To achieve the private investment target in the next fiscal year as per the finance minister's wish, Bangladesh needs an additional Tk4,04,097 crore of private investment, an increase of 41.8% compared to the outgoing fiscal year, according to the Centre for Policy Dialogue (CPD).
The CPD made the disclosure at its post-budget briefing where the think-tank presented its detailed analysis of the budget for FY2023-24 at a hotel in Gulshan on Friday.
"It is not possible to achieve the private investment target as the investment-enabling environment will not improve overnight," Dr Fahmida Khatun, executive director of the CPD, later told The Business Standard over the phone.
For the outgoing fiscal year, Finance Minister AHM Mustafa Kamal had set a private investment target of 24.8% of GDP, then he revised the figure by 3 percentage points. Yet, he proposed a very ambitious private investment target of 27.4% of GDP for the upcoming year and his projections surprised economists.
Dr Fahmida said private investment in terms of GDP is stuck at 23-24% for the last five to six years and it has gone down to 21.8% in the outgoing fiscal year.
She questioned what would happen in the economy that can scale up the investment significantly, which the think-tank termed in its presentation – a hope for remarkable recovery!
Dr Fahmida said in addition to the existing red tape and bureaucratic strangle, the economy is facing a dollar and liquidity crisis, rising bank borrowing, currency devaluation and import restrictions.
"If we consider the trends, we can say this private investment target is not achievable," she said.
On the other issues Dr Fahmida said the budget has been placed at a time when the macroeconomic stability has weakened, stress is visible through lower revenue growth, shrinking fiscal space and higher bank borrowing.
She termed the target of achieving a 7.5% growth of the Gross Domestic Product (GDP) and inflation target of 6% highly ambitious considering the continued devaluation of the taka against the dollar and the pressure on the foreign currency reserves.
Dr Fahmida said the budget set an inflationary target based on the assumption that the exchange rate of the US dollar will remain within Tk104, which has already crossed Tk108. So, there is a chance that inflation may be accelerated further.
Moreover, the government is setting a target to borrow over Tk1.32 lakh crore from the banking sector to finance the deficit. The borrowing from the central bank would increase pressure on inflation through creating high-powered money, she said, adding that public borrowing from the commercial banks may create a crowding out for the private credit.
Prof Mustafizur Rahman, the distinguished fellow of CPD, said the government set a Tk430,000 crore revenue target for the NBR, an increase of 15.5% from the outgoing year.
But in reality, he said the required growth would be nearly 40% as the 10 monthly figure showed the NBR collected around Tk250,000 crore. The final figure at the end of 30 June may be around Tk310,000 crore, according to CPD analysis.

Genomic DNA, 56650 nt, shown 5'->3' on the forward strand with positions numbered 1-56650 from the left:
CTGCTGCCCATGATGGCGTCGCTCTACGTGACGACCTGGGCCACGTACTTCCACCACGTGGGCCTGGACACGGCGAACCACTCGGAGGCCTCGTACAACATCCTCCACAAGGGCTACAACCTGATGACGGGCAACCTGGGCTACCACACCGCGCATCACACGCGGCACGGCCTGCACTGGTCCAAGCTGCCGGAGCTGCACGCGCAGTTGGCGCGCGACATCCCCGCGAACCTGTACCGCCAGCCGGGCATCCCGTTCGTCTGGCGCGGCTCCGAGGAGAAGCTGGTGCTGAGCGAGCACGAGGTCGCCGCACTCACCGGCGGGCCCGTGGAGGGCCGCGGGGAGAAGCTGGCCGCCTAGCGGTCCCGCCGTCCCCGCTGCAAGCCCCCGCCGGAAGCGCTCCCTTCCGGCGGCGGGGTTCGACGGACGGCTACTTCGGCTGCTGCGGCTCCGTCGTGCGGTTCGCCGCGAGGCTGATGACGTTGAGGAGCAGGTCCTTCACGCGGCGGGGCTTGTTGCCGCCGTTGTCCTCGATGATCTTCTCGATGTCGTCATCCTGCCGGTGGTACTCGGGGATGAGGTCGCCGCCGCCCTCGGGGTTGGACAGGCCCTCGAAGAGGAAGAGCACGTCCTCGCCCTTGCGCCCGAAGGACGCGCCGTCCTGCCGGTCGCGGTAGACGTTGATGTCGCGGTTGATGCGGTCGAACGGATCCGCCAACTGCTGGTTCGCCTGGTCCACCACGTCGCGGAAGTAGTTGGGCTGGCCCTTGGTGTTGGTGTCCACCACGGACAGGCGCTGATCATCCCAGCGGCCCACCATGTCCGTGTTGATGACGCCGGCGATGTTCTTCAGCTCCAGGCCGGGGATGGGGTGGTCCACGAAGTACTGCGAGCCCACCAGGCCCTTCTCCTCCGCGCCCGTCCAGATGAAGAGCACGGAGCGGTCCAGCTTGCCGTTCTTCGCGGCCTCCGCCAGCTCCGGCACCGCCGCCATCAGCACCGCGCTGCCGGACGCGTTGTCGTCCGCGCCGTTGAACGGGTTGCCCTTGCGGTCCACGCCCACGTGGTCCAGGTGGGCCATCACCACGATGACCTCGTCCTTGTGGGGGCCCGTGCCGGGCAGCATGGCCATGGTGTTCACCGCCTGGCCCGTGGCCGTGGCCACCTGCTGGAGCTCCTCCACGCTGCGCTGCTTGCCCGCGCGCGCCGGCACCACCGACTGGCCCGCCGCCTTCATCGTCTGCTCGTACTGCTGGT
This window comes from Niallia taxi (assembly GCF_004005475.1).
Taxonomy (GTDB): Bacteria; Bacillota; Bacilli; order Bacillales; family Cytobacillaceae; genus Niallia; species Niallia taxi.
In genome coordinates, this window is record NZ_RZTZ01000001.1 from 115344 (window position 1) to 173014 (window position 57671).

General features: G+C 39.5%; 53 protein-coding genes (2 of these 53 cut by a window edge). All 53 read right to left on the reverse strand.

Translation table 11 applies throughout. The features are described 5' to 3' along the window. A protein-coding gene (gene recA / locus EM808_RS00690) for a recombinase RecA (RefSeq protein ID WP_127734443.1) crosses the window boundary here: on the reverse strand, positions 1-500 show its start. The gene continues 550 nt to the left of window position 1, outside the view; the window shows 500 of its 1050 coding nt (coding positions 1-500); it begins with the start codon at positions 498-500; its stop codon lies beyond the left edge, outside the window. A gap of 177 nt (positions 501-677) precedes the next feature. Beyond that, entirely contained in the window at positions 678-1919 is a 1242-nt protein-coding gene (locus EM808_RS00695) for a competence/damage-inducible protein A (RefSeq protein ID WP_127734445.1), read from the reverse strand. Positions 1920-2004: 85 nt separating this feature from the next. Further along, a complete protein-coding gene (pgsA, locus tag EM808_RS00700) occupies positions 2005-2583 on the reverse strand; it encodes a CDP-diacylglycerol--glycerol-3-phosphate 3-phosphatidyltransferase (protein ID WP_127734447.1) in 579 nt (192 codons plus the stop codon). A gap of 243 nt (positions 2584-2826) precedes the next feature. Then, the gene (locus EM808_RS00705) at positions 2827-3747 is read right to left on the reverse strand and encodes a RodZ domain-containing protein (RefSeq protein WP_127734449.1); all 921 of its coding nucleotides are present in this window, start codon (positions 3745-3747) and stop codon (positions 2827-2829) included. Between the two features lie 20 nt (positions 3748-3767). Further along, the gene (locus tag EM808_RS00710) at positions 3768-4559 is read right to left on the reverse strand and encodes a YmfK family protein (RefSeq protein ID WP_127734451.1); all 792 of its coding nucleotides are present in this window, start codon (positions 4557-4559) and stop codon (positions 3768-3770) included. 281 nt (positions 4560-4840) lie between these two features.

Prof Mustafiz said when the present government took over power in 2009, nonperforming loans in the banking sector were only Tk21,000 crore, which surged to Tk131,000 crore at the end of March this year.
"It seems nobody is concerned about the NPL. Who is doing it and where the money is going," he questioned. "We had been saying to form a banking commission that will work with zero-tolerance to find out real reasons for the NPL and willful defaulters," he said.
Dr Golam Moazzem, research director of CPD, said the biggest weak point in the proposed budget is that there is no effective measure that can contain inflation. He also urged the government to increase the tax net and boost income from the direct tax as it helps address inequality.
Budget made on unrealistic assumptions; targets are illusory
According to the CPD analysis, most of the expenditure and revenue targets in the proposed budget were based on unrealistic assumptions.
"The fiscal framework appeared surreal, as the targets for the current fiscal year were not grounded in reality," said Dr Fahmida.
She said Finance Minister AHM Mustafa Kamal set a revenue generation target that exceeded the spending rate.
She expressed doubt about achieving the goals of reducing inflation to 6% and increasing GDP growth to 7.5% given the current situation.
The CPD executive director pointed out that the inflation target was based on the assumption of the USD equivalent to Tk104, while it had already surpassed Tk108.
The CPD said the economy was not currently in a position to stimulate investment for achieving a 7.5% GDP growth as the economy is under more pressure than at any time before.
Also, the private sector credit growth up to April in the current fiscal year was only about 11%, falling short of the target of 15%.
The CPD has urged the government to withdraw its proposal of implementing a minimum tax of Tk2,000, citing concerns over its potential implications.
It also argued that the simultaneous increase in the tax-free minimum income limit to Tk350,000 and the introduction of a minimum tax is contradictory and could result in discriminatory outcomes.
"We suggest the withdrawal of the proposed minimum tax," said Fahmida.